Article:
The GSC niche is formed at earlier developmental stages (Zhu and Xie, 2003; Asaoka and Lin, 2004). GSCs are derived from primordial germ cells (PGCs) in the embryonic gonads, which proliferate during larval and pupal stages. At the anterior edge of the early pupal ovary, the cap cells differentiate and secrete Dpp, which represses bam expression in the anterior PGCs (Zhu and Xie, 2003). Dpp thus prevents differentiation of the PGCs in close proximity to the cap cells, allowing them to become GSCs. Eventually, only PGCs directly contacting the cap cells will be GSCs in the adult ovary. Although Dpp is a secreted molecule, in this context, it mediates short-range or contact-dependent signaling in both the pupal and adult stages. The mechanism that spatially limits Dpp signaling and therefore the size of the niche is unknown.
The male GSC niche is controlled by a fundamentally similar mechanism to that of the female GSC niche but by different molecular pathways. At the apical tip of the testis, a group of somatic cells, the hub cells, directly contacts the GSCs and creates a GSC niche. Hub cells produce a secreted ligand, Unpaired (Upd), which activates Janus kinase/signal transducers and activators of transcription (JAK/STAT) signaling in adjacent GSCs to control their self-renewal (Kiger et al., 2001; Tulina and Matunis, 2001). A bone morphogenetic protein (BMP)–like ligand, Glass-bottom boat (Gbb), is also critical for GSC maintenance (Kawase et al., 2004).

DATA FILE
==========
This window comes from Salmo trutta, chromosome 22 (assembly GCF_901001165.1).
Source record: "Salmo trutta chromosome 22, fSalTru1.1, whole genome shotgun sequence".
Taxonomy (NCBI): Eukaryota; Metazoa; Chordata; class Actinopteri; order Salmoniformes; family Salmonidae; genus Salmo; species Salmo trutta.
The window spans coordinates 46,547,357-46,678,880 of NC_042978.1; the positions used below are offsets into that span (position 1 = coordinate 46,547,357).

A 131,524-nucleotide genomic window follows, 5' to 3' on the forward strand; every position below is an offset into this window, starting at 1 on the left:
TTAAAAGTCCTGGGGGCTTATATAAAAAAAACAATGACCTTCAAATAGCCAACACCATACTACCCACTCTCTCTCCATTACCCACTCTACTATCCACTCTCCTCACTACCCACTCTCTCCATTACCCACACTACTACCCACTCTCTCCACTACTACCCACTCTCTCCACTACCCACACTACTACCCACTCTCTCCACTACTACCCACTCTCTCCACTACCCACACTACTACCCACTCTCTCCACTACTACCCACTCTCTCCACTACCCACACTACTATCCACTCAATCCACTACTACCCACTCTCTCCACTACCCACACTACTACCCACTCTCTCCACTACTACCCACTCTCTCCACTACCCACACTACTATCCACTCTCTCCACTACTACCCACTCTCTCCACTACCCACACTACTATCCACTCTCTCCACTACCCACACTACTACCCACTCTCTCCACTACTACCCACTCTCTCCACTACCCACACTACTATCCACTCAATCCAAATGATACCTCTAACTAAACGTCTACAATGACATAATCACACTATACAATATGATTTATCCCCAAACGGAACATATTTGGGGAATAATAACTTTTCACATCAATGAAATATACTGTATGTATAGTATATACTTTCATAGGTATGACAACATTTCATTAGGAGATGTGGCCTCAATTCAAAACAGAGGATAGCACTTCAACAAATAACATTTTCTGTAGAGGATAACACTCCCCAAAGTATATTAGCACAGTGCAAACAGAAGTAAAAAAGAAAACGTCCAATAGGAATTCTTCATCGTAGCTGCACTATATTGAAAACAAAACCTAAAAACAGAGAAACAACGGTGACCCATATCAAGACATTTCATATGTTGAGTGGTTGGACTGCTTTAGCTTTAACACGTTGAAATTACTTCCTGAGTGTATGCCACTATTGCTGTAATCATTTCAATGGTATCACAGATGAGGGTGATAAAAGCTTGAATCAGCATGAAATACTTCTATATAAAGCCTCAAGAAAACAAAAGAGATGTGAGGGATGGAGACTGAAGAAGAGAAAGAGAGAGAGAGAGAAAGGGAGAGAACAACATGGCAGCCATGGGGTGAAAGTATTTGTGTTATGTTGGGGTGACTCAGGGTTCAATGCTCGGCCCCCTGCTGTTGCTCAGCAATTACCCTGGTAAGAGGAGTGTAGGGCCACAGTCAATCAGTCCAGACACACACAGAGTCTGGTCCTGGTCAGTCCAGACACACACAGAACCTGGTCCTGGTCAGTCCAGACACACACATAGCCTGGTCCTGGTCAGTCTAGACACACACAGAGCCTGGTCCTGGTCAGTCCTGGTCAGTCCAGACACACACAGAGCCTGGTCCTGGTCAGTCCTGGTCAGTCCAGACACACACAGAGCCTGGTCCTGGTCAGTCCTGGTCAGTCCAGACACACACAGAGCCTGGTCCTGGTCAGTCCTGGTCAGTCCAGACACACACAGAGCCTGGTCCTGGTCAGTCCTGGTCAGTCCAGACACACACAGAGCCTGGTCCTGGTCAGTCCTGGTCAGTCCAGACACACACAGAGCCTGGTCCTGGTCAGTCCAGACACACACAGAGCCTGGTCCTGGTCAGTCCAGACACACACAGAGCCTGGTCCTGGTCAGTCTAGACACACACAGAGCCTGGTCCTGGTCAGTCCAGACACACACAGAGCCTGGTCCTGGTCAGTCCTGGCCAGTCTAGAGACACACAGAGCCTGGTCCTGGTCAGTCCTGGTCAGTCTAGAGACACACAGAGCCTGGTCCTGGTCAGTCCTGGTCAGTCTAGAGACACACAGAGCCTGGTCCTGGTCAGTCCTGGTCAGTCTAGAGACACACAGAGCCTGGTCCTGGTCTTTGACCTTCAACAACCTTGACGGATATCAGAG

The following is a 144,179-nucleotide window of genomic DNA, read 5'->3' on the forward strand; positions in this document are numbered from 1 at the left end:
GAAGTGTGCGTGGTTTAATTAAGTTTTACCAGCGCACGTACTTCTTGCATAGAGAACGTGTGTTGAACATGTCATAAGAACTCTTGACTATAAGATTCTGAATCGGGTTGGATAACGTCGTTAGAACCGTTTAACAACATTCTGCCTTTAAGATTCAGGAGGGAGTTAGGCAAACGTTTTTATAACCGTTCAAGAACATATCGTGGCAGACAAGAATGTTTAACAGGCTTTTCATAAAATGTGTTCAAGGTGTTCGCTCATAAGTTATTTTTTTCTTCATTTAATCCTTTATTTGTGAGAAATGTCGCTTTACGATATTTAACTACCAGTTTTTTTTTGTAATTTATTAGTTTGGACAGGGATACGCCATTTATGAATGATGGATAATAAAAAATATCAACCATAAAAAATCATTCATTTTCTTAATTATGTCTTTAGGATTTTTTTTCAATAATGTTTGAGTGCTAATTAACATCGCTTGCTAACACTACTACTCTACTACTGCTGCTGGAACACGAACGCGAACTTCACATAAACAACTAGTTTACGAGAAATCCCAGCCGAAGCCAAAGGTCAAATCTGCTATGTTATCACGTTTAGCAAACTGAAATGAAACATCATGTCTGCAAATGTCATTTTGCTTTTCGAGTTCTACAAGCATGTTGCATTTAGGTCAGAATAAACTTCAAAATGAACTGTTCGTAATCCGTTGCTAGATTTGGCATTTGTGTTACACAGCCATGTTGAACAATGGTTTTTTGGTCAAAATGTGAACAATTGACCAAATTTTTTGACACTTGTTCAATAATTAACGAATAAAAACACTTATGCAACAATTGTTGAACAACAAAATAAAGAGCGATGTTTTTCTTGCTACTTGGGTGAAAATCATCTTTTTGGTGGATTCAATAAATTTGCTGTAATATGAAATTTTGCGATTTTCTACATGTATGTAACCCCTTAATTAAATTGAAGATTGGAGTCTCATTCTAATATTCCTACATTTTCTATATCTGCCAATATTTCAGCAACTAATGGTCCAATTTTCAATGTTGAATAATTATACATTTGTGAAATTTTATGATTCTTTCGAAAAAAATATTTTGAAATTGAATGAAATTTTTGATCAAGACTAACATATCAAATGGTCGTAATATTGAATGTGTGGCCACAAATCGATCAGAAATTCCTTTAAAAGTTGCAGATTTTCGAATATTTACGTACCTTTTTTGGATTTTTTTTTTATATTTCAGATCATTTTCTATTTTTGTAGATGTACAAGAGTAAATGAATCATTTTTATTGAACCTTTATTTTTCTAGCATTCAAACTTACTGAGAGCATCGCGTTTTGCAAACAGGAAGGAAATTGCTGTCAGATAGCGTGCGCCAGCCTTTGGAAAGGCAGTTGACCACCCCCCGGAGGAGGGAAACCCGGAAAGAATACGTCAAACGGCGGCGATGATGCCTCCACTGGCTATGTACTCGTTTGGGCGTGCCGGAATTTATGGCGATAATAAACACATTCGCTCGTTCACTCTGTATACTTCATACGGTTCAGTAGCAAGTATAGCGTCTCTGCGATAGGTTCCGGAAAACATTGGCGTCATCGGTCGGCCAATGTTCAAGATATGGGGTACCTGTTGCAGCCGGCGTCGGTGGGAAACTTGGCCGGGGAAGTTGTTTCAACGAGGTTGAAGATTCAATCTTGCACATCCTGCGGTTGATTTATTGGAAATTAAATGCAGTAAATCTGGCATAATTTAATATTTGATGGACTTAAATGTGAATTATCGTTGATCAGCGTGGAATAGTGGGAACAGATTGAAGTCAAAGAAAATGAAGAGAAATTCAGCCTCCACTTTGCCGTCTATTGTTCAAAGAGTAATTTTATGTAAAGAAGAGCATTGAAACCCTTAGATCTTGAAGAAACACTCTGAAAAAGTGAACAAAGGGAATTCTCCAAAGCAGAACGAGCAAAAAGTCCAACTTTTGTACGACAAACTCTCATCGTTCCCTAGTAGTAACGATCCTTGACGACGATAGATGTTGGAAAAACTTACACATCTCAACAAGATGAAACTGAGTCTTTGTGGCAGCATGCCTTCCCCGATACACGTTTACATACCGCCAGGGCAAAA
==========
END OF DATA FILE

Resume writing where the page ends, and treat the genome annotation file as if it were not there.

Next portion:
In many stem cell systems, short-range niche signals are governed by secreted molecules that also serve as long-range morphogens. Interestingly, many such signaling molecules are heparan sulfate (HS)–dependent factors, suggesting that HS proteoglycans (HSPGs) might control niche signals. HSPGs serve as coreceptors for many growth factors and morphogens, including BMPs, Wnts, Hedgehog, and FGFs (Kirkpatrick and Selleck, 2007). In general, HSPGs regulate growth factor signaling in the signal-receiving cells (as canonical coreceptors). In some specific cases, HS expressed by adjacent cells enhances signaling in trans (Kramer and Yost, 2002; Jakobsson et al., 2006), although the general biological significance of HSPGs as trans coreceptors needs to be determined. In this study, we investigate the role of HSPGs in the Drosophila GSC niches. We propose a model in which the differential activities of HS-dependent factors in long- and short-range signaling can be achieved, at least partly, by the differential (canonical and trans coreceptor) activities of HSPGs.